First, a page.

1 Introduction

In recent years, smart electronics have drawn significant attention for prospective applications in wearable devices [1,2,3,4,5]. In line with this, there is intense demand for reliable power sources as well as high-performance, flexible, light-weight, and safe energy conversion and storage systems [6,7,8,9,10]. Supercapacitors are considered one of the most important energy storage devices due to their features of high power delivery ability, fast charge/discharge rates, and long cycle life [11,12,13,14]. To practically apply flexible and wearable supercapacitors, high volumetric capacitance and excellent energy density are important factors. However, a highly compact electrode structure in a solid electrolyte, essential for wearable applications, is expected to hinder ion accessibility to the electrode surface. Indeed, it has been reported that both restricted ion transport and limited faradic charge transfer process in solid compact electrodes are major contributors to the reduced capacitance (capacity) and poor rate capability of the battery-type supercapacitors [15, 16]. It is a good strategy to utilize nanostructured battery-type materials such as metallic-layered double hydroxides deposited onto flexible to ensure high surface exposure of the electrode into electrolytes for high-performance wearable supercapacitors. Taking this into account, it is critical to consider the balance between volumetric/areal capacitance, which is related to space saving, and high energy density, related to practical usage, when fabricating capacitive materials for smart wearable electronic devices. Several advanced materials such as two-dimensional (2D) metal carbides and nitrides (MXene) charged by the intercalation mechanism [17], g-C3N4 charged by the electric double-layer formation and pseudocapacitive behaviors [18], and LDHs charged by faradaic reactions have been suggested to deliver both high energy density and excellent capacitance/capacity. Among them, we chose nickel and cobalt-based LDHs with a high theoretical capacitance/capacity due to their flexible ion exchange property, good redox activity, low cost, and environmentally friendly nature.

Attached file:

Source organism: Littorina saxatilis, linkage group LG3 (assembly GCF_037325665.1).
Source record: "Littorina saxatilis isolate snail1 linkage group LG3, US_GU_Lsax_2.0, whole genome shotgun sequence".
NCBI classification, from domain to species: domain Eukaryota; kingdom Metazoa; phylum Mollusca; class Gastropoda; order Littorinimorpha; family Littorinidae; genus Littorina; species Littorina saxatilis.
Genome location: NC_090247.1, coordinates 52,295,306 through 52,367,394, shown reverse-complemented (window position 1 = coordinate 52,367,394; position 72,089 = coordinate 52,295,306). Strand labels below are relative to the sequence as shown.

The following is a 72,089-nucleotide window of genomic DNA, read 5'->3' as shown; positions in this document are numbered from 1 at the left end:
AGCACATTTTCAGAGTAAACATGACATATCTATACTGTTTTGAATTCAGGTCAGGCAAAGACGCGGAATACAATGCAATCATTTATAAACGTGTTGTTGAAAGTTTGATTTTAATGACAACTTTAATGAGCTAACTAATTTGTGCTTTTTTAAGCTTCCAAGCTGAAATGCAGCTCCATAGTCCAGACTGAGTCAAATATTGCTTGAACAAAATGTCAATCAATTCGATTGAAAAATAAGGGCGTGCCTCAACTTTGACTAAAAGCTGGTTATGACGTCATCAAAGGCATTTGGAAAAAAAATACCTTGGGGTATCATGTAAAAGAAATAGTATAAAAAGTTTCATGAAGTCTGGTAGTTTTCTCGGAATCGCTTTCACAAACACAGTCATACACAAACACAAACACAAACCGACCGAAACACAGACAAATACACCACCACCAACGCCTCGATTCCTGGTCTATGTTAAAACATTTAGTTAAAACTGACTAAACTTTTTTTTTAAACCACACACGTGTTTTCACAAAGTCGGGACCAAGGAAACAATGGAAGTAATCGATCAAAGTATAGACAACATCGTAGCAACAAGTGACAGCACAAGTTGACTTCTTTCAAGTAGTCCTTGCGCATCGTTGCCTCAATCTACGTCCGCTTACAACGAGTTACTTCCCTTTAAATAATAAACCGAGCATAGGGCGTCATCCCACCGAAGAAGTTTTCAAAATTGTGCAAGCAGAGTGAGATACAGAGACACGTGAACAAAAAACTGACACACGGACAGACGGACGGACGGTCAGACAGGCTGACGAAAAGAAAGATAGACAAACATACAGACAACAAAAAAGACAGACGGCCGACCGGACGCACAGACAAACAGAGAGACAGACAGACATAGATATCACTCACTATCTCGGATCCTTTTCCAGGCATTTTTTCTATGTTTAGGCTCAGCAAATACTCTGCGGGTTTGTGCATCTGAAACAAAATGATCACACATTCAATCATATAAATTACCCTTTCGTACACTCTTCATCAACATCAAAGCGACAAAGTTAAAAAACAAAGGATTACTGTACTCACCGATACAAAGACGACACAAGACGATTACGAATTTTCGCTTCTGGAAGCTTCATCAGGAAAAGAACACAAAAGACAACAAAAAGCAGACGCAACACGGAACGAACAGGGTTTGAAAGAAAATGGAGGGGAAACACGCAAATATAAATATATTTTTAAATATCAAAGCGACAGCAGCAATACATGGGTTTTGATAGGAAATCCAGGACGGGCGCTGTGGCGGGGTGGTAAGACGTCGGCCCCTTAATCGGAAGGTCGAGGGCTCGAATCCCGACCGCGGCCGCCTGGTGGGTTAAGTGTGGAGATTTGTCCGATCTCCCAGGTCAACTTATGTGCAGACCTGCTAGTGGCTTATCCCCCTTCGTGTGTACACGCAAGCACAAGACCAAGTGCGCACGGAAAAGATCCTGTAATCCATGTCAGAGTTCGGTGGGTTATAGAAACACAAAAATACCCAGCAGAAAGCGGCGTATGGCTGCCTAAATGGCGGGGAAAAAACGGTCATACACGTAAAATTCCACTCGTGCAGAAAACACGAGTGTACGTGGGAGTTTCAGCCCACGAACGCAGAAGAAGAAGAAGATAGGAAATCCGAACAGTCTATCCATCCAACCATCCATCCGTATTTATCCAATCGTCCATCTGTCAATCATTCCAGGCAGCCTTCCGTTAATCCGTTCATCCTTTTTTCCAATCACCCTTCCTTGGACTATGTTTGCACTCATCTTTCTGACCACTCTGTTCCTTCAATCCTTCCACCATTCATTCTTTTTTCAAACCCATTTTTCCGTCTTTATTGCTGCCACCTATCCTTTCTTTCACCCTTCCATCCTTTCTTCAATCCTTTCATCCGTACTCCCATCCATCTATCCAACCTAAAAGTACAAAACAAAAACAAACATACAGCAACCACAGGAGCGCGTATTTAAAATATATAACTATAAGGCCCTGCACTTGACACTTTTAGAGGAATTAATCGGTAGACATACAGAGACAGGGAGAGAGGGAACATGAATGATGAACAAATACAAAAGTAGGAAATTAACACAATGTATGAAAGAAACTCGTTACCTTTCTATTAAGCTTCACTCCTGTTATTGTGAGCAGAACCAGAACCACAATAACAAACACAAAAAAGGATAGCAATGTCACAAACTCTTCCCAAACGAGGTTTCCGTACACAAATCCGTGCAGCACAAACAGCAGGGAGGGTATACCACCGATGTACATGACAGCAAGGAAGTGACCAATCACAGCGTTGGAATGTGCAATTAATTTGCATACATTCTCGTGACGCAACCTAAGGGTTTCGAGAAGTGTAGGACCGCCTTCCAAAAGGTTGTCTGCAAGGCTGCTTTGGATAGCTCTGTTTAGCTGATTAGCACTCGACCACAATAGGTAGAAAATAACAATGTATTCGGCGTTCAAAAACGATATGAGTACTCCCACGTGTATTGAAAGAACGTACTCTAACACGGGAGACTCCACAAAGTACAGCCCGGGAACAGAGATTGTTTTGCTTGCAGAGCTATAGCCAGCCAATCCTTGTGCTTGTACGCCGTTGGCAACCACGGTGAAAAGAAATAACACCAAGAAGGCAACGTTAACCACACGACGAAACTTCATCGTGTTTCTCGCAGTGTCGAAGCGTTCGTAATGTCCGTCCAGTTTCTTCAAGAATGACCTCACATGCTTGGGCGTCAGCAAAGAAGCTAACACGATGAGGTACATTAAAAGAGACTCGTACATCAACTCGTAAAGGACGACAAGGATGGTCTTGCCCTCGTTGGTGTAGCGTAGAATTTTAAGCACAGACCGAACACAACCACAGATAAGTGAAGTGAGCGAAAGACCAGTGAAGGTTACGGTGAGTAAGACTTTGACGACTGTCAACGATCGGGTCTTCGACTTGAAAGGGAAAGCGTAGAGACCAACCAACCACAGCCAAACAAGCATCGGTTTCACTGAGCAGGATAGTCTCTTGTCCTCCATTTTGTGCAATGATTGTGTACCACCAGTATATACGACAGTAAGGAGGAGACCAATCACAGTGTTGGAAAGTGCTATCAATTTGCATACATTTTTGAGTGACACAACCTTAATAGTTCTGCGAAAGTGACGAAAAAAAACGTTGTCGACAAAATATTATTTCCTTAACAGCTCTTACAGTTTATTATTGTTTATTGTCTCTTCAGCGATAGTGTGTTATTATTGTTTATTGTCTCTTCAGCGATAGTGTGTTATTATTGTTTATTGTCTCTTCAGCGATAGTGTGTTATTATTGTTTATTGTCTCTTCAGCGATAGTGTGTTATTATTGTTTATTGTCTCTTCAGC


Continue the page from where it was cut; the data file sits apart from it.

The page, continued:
Herein, we demonstrate the fabrication of a wire-type hybrid supercapacitor with both high volumetric capacitance and high energy density. This supercapacitor is composed of three-dimensional (3D)-nanostructured nickel wires coated in a 3D nickel cobalt-layered double hydroxide (NiCo LDH/3D-Ni) as an active material and polyvinyl alcohol–potassium hydroxide (PVA–KOH) gel as a polymer electrolyte.

The as-prepared electrode holds a structure comprising abundant 3D-interconnected porous dendritic walls for easy access of electrolyte ions and highly conductive networks for fast electron transfer and provides numerous electroactive sites for improved charge storage. The 3D-Ni fiber bends freely and acts as a binder and conductive additive-free current collector, and it also provides additional faradaic energy storage. Thus, the hybrid supercapacitors delivered excellent electrochemical capacitive properties (fast charging) and maintained outstanding electrochemical performance reliability under various deformation conditions.

2 Experimental Section

2.1 Materials

The 0.5-mm-diameter nickel (Ni) wire was obtained from Nilaco, Japan. The nickel chloride (NiCl2), ammonium chloride (NH4Cl), nickel nitrate (Ni(NO3)2·6H2O), cobalt nitrate (Co(NO3)2·6H2O), hexamethylene tetraamine (HMTA), and polyvinyl alcohol (PVA) were purchased from Sigma-Aldrich, Korea. Potassium hydroxide (KOH) was purchased from Samchun Pure Chemical Co., Ltd. Korea. All the chemicals used are of analytical grade purity and used without any further purification. Ultrapure (De-ionized, DI) water was used for all experiments.

2.2 Preparation of 3D-Ni Film on Ni wire (3D-Ni/Ni)

Nickel wire (0.5 mm) was used as a substrate. The 3D porous nickel film on Ni wire (5 cm in length) (3D-Ni/Ni) was deposited using electrodeposition with a hydrogen bubble template method [1, 2]. The Ni wire and platinum mesh were used as the cathode and anode, respectively, for constructing the 3D-Ni film, keeping the distance between the two electrodes at 1 cm. The 3D-Ni/Ni was electrodeposited at a constant current of 2.5 A using a regulated DC power supply with the electrolyte containing 0.1 M NiCl2 and 2 M NH4Cl. After the deposition, the 3D porous Ni film was rinsed several times in DI water and dried at 60 °C for 12 h in a hot air oven.

2.3 Preparation of NiCo LDH/3D-Ni Nanosheets Arrays

The bimetallic double hydroxide nanostructure was prepared onto the 3D Ni/Ni by a hydrothermal method. First, 0.145 g of Ni(NO3)2·6H2O, 0.291 g of Co(NO3)2·6H2O, and hexamethylene tetraamine (HMTA, 5 mmol) were dissolved in 20 mL of ethanol and 20 mL of DI water at room temperature to form a pink solution. Subsequently, the obtained solution and 3D-Ni/Ni were transferred into a 100 mL bottle with a blue cap and heated to 80 °C in an oil bath for 8 h to obtain NiCo LDH/3D-Ni nanosheets. After being cooled to room temperature, the obtained samples were washed with DI water and ethanol several times and dried at 60 °C for 12 h. The mass loadings of NiCo LDH/3D-Ni were calculated to be 0.29 mg.

2.4 Preparation of Mn3O4/3D-Ni Nanosheet Arrays

A Mn3O4 nanosheet arrays were prepared onto the 3D-Ni/Ni by the electrodeposition method. First, 100 mM manganese acetate tetrahydrate (Mn(CH3COO)2·4H2O) and 100 mM sodium sulfate anhydrate (Na2SO4) were dissolved in 100 mL of DI water at room temperature. Continuously, the Mn3O4 nanosheets were electrodeposited on the 3D-Ni/Ni at 5 mA cm−2 for 5 min at 25 °C. The deposited electrodes were carefully washed with DI water and heat treatment was performed at 200 °C for 3 h. The mass loading of Mn3O4/3D-Ni was calculated to be 0.6 mg.